Motorola has made a big deal out of its customizable Moto Maker feature for the Moto X. There are 18 different backplates, 504 different combinations and, finally, an engraving feature that lets you write anything you want on the back. Well, almost anything. If you try to something nasty like, "Fuck Russell Brandom," then you'll get a polite but firm refusal: "We'd rather you not say that," the site tells you. "How about another try?" (I sympathize.)

"Facebook," for the record, is fine

So far, it’s just a normal profanity filter, but it gets interesting when you try to put "Apple" in and get the same polite response. Try "Google," "Samsung," or "DROID," and you'll be greeted with the same warning as if you'd tried to carve in a swear word. Like any profanity filter, it's a rough tool: anything you try with "Apple" in it will fall victim to the block, including "An Apple a Day" and "Apple Martin-Paltrow," while "Powered by OS X" and "WebOS forever" slip through unscathed. "iPhone," curiously, also makes it through.

Figuring out why "Apple" got tagged as a dirty word is more difficult. The simplest answer is trademark violations. No one other than Apple has the right to put "Apple" on a phone. "Droid" might seem like fair game for Motorola, but it's actually licensed by Verizon, and ultimately owned by Lucasfilm. Even Google, Motorola’s new and scrupulously independent owners, might object to someone slapping their trademark on the back of a phone they didn’t make. "Facebook," for the record, is fine.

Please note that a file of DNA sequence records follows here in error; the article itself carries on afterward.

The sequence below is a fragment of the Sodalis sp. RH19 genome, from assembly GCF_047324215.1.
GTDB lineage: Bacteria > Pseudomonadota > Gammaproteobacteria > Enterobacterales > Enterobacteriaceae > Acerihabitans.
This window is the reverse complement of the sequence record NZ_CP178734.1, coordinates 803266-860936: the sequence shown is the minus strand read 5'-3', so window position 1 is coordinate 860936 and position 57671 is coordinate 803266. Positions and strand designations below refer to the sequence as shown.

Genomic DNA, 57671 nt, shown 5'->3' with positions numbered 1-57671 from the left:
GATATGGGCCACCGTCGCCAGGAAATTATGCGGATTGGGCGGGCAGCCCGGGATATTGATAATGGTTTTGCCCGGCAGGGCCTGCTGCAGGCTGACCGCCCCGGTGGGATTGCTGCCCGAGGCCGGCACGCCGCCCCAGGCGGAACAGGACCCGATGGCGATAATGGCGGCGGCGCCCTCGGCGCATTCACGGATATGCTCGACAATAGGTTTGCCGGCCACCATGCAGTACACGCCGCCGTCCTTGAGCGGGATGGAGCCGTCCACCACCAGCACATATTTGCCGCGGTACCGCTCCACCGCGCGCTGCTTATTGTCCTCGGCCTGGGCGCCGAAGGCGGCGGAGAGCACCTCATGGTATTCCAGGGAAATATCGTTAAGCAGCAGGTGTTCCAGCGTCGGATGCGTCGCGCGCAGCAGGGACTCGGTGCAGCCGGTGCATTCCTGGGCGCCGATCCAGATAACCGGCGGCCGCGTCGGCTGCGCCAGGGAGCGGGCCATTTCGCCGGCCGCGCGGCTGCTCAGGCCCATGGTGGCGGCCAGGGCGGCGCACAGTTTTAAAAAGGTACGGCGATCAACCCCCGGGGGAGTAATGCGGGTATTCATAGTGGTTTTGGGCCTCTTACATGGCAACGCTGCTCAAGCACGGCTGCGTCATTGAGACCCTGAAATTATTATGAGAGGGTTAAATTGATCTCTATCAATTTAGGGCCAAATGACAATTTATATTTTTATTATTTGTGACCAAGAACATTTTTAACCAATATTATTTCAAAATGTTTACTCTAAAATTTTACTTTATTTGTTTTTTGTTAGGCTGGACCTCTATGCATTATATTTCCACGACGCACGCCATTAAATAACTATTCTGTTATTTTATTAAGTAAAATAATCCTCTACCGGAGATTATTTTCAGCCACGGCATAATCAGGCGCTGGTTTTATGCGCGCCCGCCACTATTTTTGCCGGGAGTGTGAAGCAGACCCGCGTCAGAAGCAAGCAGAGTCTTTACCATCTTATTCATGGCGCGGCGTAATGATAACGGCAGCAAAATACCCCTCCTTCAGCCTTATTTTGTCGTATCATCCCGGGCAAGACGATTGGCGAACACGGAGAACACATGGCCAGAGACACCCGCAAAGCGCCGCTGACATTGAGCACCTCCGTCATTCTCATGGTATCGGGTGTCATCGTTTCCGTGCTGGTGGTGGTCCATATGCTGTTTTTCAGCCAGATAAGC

Is Motorola really so afraid of litigation?

But if Motorola’s being cautious, it’s more cautious than most of its competitors. The chance of a company being sued over a user-generated trademark is slim to none. Just look at Apple, which will let you engrave anything you like into the back of your iPod and has yet to be hauled into court over it. It might be awkward to see someone put "Droid" on your non-Droid phone, but who would even do such a thing? Is Motorola really so afraid of litigation?

Better guesses include inter-corporate politeness, a hyperactive Standards & Practices department, or plain old-fashioned embarrassment. Overly clever buyers have been a lingering threat to customizable products ever since some wise guy tried to stitch the word "sweatshop" onto a pair of Nike IDs back in 2001. Mortifying things seem to crop up whenever you let people on the internet put words on something, whether you’re Mitt Romney or Apple. Writing one-offs is funny and they get passed around a lot, but for the people who make the products, it can be embarrassing. Unfortunately for Motorola, it’s only slightly better when you find out what they don’t want you to write.